This seems a pretty clear violation of respecting all beliefs, unless you’re going to assert that *no* woman wears the burqa by choice, which seems pretty bold. [I’ve always been bold.  Note that the language says we must respect all beliefs.  Not that we must respect all actions.]  I think we’re also looking at a pretty pronounced violation of the equality of religion; are we going to look at Christian nun’s habits? Is it just the veil that matters? It’s noteworthy that culture is not explicitly protected; I’m not sure if the authors made the common mistake of equating race with culture (hey, it was 1958) or made a more conscious decision; either way, trying to squeeze this into a cultural determinant with no religious component seems pretty sleazy.  [Once again, the full burqa has no religious component except perhaps in the minds of the people trying to enforce it.  Here we must make a distinction, as all states must, between moral relativism and tolerance.]

We can find similar problems in Article 5.

In the United States, when evaluating laws that potentially run afoul of things like First Amendment protections, the courts use the Least Restrictive Means test: assuming the desired goal is valid (in this case, presumably, “liberating” women forced to wear the burqa, which I’d certainly agree is a valid goal), is the proposed law the least restrictive means of arriving at that goal? Yes, that’s US not French law, and I’m [not] fluent enough with French constitutional law to know if they have anything equivalent, but the idea holds up well: faced with conflicting principles, are we doing the least damage to them possible?

I think it’s clear that in this case the answer is a resounding “no”. The problem here is not the garment, it’s the culture of forced anonymity that frequently accompanies it. No woman should be forced to wear a burqa, but it’s the forcing, not the burqa, that’s the problem. A solution which targeted the correct half of the situation – the verb, not the noun – would be both less restrictive and more effective.   [This would be very difficult to do, if I understand what the writer’s suggesting, since virtually all women in burqas will, when asked, assure an interviewer that they couldn’t be happier.]

I have absolutely no objection to the idea that many women are forced into clothing and lifestyle choices against their will. But where are the restrictions on stilettos and minis? I’ve heard more men tell their partners something akin to “wear something tight” than “wear this bed sheet”. Whereas the burqa can be (mis)used to anonymize, generalize, and neutralize a woman’s appearance and thus (arguably) a portion of her identity, the over-simplifying and hyper-sexualizing of her image caused by all manner of other fashion choices is no less damaging (arguably to herself and her peers).  [Here we really part ways.  Laws exist against nudity and offense to community values, etc.  The idea that there could be any equivalence in terms of self-degradation between tight clothes that reveal a good deal and the burqa, explicitly designed to annihilate a person, is unpersuasive.]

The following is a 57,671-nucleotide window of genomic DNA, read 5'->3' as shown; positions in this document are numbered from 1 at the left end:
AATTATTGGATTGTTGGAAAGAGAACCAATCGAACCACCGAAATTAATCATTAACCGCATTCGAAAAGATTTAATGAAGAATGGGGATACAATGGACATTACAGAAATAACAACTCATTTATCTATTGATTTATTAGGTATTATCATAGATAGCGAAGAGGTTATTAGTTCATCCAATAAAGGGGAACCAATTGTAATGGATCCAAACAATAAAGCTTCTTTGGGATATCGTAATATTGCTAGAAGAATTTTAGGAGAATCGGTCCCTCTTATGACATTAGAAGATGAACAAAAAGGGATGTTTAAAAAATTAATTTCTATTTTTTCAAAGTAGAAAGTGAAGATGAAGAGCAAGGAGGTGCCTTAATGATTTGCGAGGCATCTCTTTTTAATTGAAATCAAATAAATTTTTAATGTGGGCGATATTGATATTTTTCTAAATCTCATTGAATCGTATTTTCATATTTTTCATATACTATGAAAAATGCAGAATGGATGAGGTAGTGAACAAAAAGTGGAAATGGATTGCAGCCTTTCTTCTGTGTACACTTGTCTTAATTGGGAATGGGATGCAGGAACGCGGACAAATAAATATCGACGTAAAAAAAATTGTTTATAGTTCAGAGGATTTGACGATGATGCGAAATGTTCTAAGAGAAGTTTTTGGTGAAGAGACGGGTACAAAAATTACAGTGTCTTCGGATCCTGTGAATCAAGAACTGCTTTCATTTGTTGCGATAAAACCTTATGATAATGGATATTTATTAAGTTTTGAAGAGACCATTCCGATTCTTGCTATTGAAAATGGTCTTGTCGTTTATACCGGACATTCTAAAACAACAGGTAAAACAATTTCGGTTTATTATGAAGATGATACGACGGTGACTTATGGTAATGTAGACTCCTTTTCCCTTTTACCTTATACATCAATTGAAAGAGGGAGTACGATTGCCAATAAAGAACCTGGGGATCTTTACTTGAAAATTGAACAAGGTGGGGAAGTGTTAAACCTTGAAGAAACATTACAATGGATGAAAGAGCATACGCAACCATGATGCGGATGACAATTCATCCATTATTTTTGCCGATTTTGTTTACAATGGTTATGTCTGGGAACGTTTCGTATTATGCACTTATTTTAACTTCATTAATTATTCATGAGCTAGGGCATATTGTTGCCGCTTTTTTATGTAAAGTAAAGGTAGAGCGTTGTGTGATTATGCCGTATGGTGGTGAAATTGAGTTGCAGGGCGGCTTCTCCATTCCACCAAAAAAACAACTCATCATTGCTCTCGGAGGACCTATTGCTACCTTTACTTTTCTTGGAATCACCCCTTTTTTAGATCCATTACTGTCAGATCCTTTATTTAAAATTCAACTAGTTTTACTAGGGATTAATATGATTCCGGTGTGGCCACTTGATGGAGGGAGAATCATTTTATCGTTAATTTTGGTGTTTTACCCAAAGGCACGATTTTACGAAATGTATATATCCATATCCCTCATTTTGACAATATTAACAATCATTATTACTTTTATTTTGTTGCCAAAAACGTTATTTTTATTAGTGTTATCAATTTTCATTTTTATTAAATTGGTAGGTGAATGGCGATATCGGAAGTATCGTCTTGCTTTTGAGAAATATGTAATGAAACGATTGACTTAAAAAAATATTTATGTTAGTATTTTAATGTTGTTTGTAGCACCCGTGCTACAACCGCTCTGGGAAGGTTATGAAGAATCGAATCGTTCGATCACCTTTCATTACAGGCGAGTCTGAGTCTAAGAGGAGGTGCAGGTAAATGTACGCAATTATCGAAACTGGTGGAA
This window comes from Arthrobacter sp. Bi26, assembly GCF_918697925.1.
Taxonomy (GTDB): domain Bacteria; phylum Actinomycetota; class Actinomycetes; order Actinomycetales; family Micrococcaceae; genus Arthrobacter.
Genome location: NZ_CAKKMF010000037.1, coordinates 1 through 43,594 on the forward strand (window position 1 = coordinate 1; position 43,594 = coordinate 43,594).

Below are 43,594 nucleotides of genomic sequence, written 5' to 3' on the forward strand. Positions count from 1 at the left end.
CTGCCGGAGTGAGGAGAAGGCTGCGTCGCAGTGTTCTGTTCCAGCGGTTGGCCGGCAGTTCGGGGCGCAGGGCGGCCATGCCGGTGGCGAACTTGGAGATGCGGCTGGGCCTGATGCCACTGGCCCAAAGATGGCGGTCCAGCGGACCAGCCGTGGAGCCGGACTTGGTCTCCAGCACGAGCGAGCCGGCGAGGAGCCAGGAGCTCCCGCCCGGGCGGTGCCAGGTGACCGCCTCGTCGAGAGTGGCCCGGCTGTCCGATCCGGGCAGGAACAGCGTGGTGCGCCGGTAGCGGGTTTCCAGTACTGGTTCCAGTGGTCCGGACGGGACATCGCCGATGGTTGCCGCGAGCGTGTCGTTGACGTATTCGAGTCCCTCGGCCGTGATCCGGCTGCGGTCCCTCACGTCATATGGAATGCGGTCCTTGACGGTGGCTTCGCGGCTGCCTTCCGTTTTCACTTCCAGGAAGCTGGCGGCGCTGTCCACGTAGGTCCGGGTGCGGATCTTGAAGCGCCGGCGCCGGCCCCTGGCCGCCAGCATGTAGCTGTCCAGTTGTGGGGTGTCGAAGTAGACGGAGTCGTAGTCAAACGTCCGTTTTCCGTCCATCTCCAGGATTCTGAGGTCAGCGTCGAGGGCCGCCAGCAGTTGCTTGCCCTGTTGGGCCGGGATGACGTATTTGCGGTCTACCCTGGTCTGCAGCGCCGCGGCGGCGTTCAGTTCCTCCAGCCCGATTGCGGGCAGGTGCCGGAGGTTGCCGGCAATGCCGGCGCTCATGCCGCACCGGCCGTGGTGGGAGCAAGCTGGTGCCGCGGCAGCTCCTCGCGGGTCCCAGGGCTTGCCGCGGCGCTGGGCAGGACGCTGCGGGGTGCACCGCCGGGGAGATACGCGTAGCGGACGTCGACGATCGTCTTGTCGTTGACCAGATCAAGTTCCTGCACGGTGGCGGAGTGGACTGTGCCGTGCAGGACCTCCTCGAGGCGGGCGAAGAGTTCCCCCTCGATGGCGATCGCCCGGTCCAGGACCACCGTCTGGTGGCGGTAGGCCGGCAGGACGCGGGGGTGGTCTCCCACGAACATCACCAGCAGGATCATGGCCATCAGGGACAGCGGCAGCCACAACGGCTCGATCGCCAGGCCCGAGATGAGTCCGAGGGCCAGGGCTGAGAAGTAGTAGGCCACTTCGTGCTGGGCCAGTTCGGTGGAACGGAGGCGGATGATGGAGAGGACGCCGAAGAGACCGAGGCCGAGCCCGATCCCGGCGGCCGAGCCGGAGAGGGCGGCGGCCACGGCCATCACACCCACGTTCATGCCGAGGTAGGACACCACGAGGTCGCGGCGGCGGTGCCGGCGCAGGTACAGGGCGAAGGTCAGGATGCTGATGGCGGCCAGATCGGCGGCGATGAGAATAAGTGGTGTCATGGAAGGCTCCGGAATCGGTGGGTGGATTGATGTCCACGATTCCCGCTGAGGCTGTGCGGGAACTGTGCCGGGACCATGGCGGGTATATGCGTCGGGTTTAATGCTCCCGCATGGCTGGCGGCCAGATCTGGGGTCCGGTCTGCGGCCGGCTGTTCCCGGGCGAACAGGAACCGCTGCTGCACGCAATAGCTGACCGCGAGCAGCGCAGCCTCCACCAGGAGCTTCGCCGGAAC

Do you really want the state getting into those decisions?  [Not necessarily.  I agree that laws banning the burqa are not such a great idea.  I do see  them in play, however, in countries like Turkey, and they seem to work just fine.  Yes, I’m aware Turkey has its traditions that make this law more easily assimilated into the population, perhaps.  Yet as with many laws that people have argued against on the basis of the horrid things they’ll bring about — Plenty of people anticipated fatal mayhem on airplanes when frantic smokers went mad after three hours without nicotine. — it’s usually the case that the laws settle in pretty smoothly.]

So. I’ve done anonymity and perversion. Why death? Because I’ve noticed, reading through scads of opinion pieces and comments about the burqa, that people keep referring to it as a death shroud.

I think there are many reasons why people like me respond very strongly to the burqa — why the leader of France, when he announces it’s not welcome on French soil, gets almost total and enthusiastic approbation from the French people. The burqa disturbs us very, very deeply, and we shouldn’t shrink away from the fact of that deep disturbance to some bogus neutral statecrafty attitude. We should, as Michael Sandel urges, feel that emotion, experience that moral outrage, take it seriously, consider it from all sides. The burqa is appalling because it is a pall. Because it carries among us the animated corpses of women who deserved a life. That is extremely demoralizing to have around, especially to have around young women just beginning to get a sense of their own power and possibilities in a democratic society.

So no. I’m not at all sure about the idea of outlawing the burqa. But I am sure that we should, when confronted with it, understand that it is an obscenity.

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3 Responses to “Anonymity, Perversion, Death.”

  1. Anthony Says:

    First, let me say that I was a bit sloppy, jumping ahead from Sarkozy’s condemnation to the desired legal weight. I should have separated those two things out better, but since that’s the direction the discussion is headed, only the form of some of the debate changes, not the core content.

    To that point: I’m fully ready to agree that the burqa is contrary to prevailing French (and, generally, "western") values, and perhaps you’re right that having that made clear is beneficial. My problem comes when we then assert that it’s the state’s duty or right to enforce those values beyond their impact on others.